June 15, 2022 / Coldwater Lake, Mt. St. Helens /
5.1 miles / 36.1 of 101
Wednesday is forecasted to be the one “partly cloudy” day sandwiched between thick slices of cloudy-chance-of-rain artisan bread. I choose my hike and check the forecast at the trail: same. Tuesday afternoon I remember I have a haircut, smack in the middle of Wednesday. My hairdresser only works two days a week, I can’t miss it.
It takes me a long time to get grumpy about cool cloudy days, even when the calendar is knocking on summer’s door; it really does. Even after the second wettest May in recorded history, with the fewest days of sun, I was okay. But Tuesday afternoon, I hit the wall. There should be more than one day a week to choose from to go on an adventure. I’ve burned out on my extensive to-do timeline for promoting my book too, after barging through it the past two weeks. A day on the trail would have helped.
I wrote a blog post before realizing the Wednesday conflict; I made granola and muffins for Airbnb guests Tuesday morning to take my mind off the depressive gloom settling over me at my book inertia. The sun came out briefly and I cut the grass in my garden. My peas should start peaing soon; the lettuce is growing well, except for the romaine; it’s MIA. And the first edible flowers are blooming: rocket salad, just the name makes me happy.
Then I remembered my appointment. I napped all afternoon, officially blue.
I begin to wonder if I could go to Mt. St. Helens and be back in time for my 1:15 appointment. I usually am back by early afternoon, but it feels risky; and, more importantly, watching clock and being anxious is the antithesis of breathing space. I go to bed early, grouchy.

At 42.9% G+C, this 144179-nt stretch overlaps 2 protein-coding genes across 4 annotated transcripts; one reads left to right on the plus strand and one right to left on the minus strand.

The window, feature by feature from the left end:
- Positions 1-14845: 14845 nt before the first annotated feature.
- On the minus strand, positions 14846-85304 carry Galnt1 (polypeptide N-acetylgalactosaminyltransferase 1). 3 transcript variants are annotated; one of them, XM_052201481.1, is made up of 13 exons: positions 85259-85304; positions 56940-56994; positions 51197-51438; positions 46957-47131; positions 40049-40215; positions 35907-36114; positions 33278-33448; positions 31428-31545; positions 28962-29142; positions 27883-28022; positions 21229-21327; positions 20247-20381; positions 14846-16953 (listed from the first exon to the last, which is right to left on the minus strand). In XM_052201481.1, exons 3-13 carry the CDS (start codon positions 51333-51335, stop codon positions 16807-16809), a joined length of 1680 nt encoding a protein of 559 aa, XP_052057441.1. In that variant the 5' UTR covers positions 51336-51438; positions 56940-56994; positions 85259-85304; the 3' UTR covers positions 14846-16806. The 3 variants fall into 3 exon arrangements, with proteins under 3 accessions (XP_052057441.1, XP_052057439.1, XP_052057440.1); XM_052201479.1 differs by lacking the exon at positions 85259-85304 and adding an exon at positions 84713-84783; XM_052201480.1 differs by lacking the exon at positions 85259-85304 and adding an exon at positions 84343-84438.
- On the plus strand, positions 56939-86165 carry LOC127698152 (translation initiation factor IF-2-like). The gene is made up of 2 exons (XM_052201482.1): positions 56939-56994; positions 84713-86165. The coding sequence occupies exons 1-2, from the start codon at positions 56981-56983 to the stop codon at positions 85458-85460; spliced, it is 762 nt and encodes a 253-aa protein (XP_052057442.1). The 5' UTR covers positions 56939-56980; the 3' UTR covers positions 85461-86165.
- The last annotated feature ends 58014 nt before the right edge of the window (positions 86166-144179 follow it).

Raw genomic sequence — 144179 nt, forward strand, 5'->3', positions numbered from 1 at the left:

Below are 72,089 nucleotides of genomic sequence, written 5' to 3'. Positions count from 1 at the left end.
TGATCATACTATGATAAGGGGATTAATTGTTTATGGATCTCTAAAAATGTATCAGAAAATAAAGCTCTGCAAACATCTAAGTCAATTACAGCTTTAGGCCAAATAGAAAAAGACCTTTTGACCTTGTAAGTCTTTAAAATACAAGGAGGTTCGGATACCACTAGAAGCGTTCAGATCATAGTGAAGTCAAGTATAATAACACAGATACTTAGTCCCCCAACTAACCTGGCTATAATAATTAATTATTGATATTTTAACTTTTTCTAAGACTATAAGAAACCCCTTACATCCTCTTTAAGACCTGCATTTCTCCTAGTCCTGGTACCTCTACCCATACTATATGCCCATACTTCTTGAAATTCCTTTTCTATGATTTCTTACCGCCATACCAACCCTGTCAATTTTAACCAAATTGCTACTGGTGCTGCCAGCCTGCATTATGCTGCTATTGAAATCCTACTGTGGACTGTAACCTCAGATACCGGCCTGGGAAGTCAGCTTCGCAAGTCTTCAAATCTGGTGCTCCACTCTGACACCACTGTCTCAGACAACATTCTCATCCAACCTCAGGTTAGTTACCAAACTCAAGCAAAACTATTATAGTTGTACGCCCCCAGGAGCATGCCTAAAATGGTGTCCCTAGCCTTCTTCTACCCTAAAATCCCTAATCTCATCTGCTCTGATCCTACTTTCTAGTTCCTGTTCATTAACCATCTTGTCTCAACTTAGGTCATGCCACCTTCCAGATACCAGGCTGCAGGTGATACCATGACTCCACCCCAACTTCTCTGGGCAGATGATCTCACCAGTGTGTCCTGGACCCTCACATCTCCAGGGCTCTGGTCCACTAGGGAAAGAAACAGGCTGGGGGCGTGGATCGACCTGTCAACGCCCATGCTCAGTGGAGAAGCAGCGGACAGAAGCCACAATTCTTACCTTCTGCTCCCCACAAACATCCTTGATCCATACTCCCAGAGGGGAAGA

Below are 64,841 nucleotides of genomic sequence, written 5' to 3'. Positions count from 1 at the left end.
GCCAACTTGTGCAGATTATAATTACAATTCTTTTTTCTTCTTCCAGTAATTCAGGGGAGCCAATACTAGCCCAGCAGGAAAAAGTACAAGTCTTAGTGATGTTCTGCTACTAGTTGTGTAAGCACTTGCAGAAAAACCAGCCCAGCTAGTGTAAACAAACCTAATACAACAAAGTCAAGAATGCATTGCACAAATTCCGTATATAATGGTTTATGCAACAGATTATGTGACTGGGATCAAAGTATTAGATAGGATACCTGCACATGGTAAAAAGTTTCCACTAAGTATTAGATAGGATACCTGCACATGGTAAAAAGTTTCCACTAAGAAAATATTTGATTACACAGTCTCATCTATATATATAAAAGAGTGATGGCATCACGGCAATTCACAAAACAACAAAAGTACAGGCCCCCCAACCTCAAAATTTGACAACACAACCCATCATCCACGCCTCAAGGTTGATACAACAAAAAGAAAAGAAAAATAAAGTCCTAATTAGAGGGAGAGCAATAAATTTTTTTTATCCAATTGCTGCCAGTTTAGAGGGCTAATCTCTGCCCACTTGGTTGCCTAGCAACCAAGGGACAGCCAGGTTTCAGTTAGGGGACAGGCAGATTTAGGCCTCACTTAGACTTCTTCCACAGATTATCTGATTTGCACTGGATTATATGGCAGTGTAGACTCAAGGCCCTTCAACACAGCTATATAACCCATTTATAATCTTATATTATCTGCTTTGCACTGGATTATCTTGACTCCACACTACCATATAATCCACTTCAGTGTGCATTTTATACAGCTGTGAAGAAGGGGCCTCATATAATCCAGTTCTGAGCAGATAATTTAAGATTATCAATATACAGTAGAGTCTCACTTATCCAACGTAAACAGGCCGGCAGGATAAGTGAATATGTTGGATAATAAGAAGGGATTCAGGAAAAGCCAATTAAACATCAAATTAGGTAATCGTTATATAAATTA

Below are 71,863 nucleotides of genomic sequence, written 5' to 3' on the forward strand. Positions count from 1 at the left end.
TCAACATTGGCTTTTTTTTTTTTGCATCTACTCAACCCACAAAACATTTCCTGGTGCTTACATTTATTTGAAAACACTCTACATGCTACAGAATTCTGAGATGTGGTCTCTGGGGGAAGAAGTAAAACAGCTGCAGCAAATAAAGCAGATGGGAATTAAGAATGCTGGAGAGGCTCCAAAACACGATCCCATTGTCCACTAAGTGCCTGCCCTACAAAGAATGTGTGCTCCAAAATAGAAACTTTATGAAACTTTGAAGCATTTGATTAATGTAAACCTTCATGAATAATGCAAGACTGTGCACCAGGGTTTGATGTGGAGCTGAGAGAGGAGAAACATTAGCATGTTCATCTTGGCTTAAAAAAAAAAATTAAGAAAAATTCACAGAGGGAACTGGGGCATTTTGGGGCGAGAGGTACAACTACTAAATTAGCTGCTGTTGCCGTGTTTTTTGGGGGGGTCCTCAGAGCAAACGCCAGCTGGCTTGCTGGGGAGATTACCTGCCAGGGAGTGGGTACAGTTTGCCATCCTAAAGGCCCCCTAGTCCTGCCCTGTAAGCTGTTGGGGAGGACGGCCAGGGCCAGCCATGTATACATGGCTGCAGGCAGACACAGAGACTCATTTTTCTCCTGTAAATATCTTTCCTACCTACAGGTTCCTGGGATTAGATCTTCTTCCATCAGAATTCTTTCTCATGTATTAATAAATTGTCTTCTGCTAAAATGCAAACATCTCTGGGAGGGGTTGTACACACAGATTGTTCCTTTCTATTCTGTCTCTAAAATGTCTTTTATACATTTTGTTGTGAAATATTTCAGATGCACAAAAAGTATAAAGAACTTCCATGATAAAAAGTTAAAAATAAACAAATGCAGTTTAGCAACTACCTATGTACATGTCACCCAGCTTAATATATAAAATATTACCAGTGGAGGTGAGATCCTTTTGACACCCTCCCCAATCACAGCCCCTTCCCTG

At half-past four in the morning, I’m scratching Lena, the still-darkish sky out my window after the gorgeous full moon shone bright as the sun late in the night, is obviously clear for once. I start plotting times in my head. If I’m at the trail by_____, and hike until _____, turn around and am back to the car by_____, home for a shower by _____, can I do it?
No. I’m not packed up.
Yes? I check the St. Helens’ forecast; still good.
No. My car needs gas.
Yes? It’s the only chance this week or next.
GO! I leap out of bed, throw water on my face and clothes on my body, feed Lena, fill my water pouch and bottle, thaw a muffin, grab a frozen trail bar, return from the car for a tuna snack kit I won’t need, and am at the espresso kiosk at ten after five. I forgot my camera, but don’t go back down the driveway for it.
I have just over half a tank of gas. It’s not my preference to leave home without a full tank, but it should be just enough, and there are no forest roads to be anxious about. It will be fine, I tell myself. Worse case, I’ll have to buy really expensive gas rather than wait until I get home and get merely very expensive gas.
The mountain is lighting up, sun on new snow. She is not supposed to have new snow in the middle of June. Yesterday morning, on the Rainier webcam, there was snow in the Paradise parking lot and last night the St. Helens’ webcam was a whiteout. But today, though there are clouds, it is beautiful. It’s all I need. Just one beautiful day.